BLM studies north valley land swap |

BLM studies north valley land swap

by Christy Chalmers, Staff Writer

The Bureau of Land Management is preparing to take public comments on a plan for developing 440 acres in north Douglas County.

Mike McQueen, a planner with the BLM’s Carson City office, said an environmental assessment for the land is nearly done, and could be released for review in early January.

After a 60-day public comment period, the agency can issue a decision on the proposal. Approval would clear the way for the BLM to begin negotiating with private developers to swap land in the Carson Valley area for the 440 acres.

The BLM land is part of a 624-acre area between the Carson City line and North Sunridge Drive east of Highway 395. Douglas County prepared a development plan for the area that includes zoning for offices, businesses, houses and public facilities.

McQueen said the residential and commercially-zoned BLM land will be available only through exchanges, not direct sales. Interested developers will be asked to trade land in Carson Valley or buy conservation easements, which pay land owners not to develop open or environmentally sensitive land. The result would be privately-owned land that has permanent building restrictions, with the development rights used on the BLM land.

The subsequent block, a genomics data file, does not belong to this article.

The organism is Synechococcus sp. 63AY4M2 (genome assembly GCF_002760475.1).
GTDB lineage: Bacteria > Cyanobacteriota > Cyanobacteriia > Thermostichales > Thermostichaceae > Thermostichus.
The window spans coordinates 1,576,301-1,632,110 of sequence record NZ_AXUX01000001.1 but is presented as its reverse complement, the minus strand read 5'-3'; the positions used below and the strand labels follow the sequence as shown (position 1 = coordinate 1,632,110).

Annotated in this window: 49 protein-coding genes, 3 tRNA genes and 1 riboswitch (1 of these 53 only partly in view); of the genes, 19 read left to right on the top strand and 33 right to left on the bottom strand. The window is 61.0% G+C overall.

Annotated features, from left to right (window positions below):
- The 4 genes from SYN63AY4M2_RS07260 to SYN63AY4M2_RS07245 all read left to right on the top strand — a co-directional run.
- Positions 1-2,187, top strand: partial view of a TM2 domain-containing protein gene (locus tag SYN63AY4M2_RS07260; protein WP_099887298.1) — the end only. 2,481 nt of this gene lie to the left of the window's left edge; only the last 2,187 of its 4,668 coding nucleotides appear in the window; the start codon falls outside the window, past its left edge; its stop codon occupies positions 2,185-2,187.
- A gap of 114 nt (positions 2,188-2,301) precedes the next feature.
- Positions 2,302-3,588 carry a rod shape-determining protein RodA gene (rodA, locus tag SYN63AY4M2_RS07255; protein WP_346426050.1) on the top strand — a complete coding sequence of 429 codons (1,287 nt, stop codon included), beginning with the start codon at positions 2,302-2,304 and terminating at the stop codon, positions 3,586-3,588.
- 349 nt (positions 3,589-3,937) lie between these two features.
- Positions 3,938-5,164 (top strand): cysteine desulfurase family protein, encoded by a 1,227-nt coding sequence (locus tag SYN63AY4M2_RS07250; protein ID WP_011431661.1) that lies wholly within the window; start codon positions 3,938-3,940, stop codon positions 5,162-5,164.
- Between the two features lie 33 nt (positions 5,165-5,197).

If the plan proceeds, Douglas County could see the conservation easement theory implemented for the first time.

“I think it will move forward,” said McQueen. “We know there’s interest from a couple of ranchers to participate, and there are some developers that are interested in acting as third parties (to acquire the conservation easements).”

The environmental assessment lists criteria for acquiring land and defining environmentally sensitive property. The federal government recently approved a boundary change for the BLM and Forest Service that was necessary to allow the swaps.

The biggest remaining issue, McQueen said, is determining the value of a conservation easement. Values could vary based on factors like whether a land owner is willing to include public access and the type and amount of land involved.

McQueen said he worked on a similar program in Arizona, and conservation easements there were valued at 50 to 75 percent of the full value of the land.

If agreements are reached, each transaction is then subject to an environmental assessment that could take three to six months.

Though that could mean development of the 624 acres would take years, McQueen said BLM officials are satisfied with the progress they’ve made and consider the plan a model for the rest of Nevada.

“The whole intent, from the BLM’s standpoint, is to assist the county in protecting open space and the floodplain within Carson Valley,” said McQueen. “This plan isn’t a silver bullet, but it makes something possible that isn’t possible now.”